In the case of “State Auto Property & Casualty Insurance Co. v. Bell & Arthur Condominium Association”, it was held that the insurer did not have a duty under Illinois law to defend the association, directors, and officers in an action regarding alleged defamation per se and property damage, as these alleged offenses occurred outside the policy period.
Regarding the duties of condominium associations, the “Westfield Insurance Company v. National Decorating Service, Inc.” case noted that under the Illinois Condominium Property Act, a condominium association may act in a representative capacity on behalf of its unit owners. However, the Act limits such representation to matters involving the common elements or more than one unit. This limitation precludes the Association from pursuing a legal remedy for damage caused to the individual unit owners’ furniture. Thus, these allegations were insufficient to invoke the insurer’s duty to defend.
The case of “Palm v. 2800 Lake Shore Drive Condominium Ass’n” highlighted that the Condominium Property Act regulates the creation and operation of Illinois condominium associations. The Act also defines “meeting of board of managers” and provides certain requirements for an association’s bylaws.
In “Truck Ins. Exchange v. Cassady”, the Condo Association sued the Developer and the officers for alleged construction defects. The court also discussed the insurance policy period about the claims.
The “Davis v. Dyson” case confirmed that unit owners in a condominium association could bring a derivative breach of fiduciary duty action against former directors. In contrast, the “Poulet” case found that causes of action for conversion and common law constructive fraud relating to an association’s account belong exclusively to that association, leaving unit owners with limited legal recourse.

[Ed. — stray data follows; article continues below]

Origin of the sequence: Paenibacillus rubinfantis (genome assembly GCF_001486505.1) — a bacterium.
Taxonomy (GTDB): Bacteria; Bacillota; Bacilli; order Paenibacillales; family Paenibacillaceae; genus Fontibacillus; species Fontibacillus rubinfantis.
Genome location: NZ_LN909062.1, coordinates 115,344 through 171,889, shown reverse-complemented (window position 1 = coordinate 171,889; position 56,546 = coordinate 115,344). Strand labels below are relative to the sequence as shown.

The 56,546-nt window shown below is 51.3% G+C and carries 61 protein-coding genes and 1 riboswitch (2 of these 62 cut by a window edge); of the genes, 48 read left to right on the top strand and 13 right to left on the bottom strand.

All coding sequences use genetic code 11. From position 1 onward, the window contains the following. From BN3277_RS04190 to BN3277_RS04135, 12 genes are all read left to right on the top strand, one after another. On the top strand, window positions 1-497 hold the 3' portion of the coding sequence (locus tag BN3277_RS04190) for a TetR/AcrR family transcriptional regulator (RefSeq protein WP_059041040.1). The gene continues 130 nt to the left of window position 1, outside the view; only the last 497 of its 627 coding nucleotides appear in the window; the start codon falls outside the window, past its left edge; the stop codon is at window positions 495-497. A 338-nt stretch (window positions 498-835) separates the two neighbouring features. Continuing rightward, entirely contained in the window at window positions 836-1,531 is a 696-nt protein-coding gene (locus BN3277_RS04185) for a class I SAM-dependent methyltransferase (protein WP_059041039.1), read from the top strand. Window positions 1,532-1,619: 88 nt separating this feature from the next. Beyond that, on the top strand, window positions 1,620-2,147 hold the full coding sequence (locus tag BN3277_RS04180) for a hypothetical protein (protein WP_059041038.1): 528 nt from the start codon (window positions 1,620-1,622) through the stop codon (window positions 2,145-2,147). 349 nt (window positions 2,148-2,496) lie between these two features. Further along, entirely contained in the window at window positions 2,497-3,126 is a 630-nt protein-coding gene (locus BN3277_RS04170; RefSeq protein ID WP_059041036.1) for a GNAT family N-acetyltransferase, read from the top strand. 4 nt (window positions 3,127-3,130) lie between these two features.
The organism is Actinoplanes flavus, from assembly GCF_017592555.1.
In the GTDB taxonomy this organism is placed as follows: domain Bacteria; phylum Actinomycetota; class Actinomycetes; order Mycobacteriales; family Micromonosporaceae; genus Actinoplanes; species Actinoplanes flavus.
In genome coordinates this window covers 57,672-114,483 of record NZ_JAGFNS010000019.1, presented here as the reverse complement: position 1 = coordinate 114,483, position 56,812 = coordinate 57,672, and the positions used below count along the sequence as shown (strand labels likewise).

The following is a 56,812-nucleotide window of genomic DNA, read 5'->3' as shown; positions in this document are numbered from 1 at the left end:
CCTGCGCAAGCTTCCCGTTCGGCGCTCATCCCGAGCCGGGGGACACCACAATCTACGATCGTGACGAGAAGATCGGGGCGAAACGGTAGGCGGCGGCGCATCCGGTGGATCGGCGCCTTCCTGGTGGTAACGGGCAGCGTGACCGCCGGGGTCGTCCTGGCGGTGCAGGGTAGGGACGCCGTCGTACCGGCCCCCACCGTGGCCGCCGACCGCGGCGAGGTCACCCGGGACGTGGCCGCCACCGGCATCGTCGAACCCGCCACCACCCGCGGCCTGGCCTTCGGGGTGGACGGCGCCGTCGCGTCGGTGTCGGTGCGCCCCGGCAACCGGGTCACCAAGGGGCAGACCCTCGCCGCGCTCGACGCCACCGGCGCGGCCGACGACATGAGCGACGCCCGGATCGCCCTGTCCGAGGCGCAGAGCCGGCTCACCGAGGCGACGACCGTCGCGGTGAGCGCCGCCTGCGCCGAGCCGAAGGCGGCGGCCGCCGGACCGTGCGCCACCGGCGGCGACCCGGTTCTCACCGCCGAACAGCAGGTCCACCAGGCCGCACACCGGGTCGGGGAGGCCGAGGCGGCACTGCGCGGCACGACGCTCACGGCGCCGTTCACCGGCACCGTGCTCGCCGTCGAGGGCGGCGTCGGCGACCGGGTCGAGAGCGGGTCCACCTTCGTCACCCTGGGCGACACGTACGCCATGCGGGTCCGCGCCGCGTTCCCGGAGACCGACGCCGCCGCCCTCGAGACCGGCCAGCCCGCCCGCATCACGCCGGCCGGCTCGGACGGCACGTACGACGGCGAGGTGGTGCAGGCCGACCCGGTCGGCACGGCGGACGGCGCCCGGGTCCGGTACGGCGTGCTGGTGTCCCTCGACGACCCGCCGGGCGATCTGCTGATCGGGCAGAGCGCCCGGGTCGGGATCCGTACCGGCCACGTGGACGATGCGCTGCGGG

In sum, the recent developments in Illinois law highlight the importance of insurance coverage periods in determining the duty to defend, restrictions on the representative capacities of condominium associations, the right of unit owners to bring lawsuits, and compliance with regulations under the Illinois Condominium Property Act.
HPA and Condo Board Officers and Directors Contact us for a Free Consultation: Defending condominium and HOA board officers and directors facing lawsuits under Illinois law is a complex task that requires experience. The HOA and condo officer and director defense lawyers at Lubin Austermuehle are committed to providing the necessary support and legal counsel to navigate these challenges. Our aim is to protect the interests of community leaders, maintain the harmony of your association, and facilitate efficient dispute resolution. Contact us today to discover how we can be your trusted legal ally in the realm of Illinois condo and HOA governance.
Here’s how you can take the first step as an officer or director who has been sued or is facing a potential suit:
- Call Us: Reach out to Lubin Austermuehle today at (630) 333-0333. Our skilled HOA and Condo Board officer and director defense attorneys are ready to listen to your concerns, evaluate the details of your case, and provide you with a confidential consultation to discuss your legal options.
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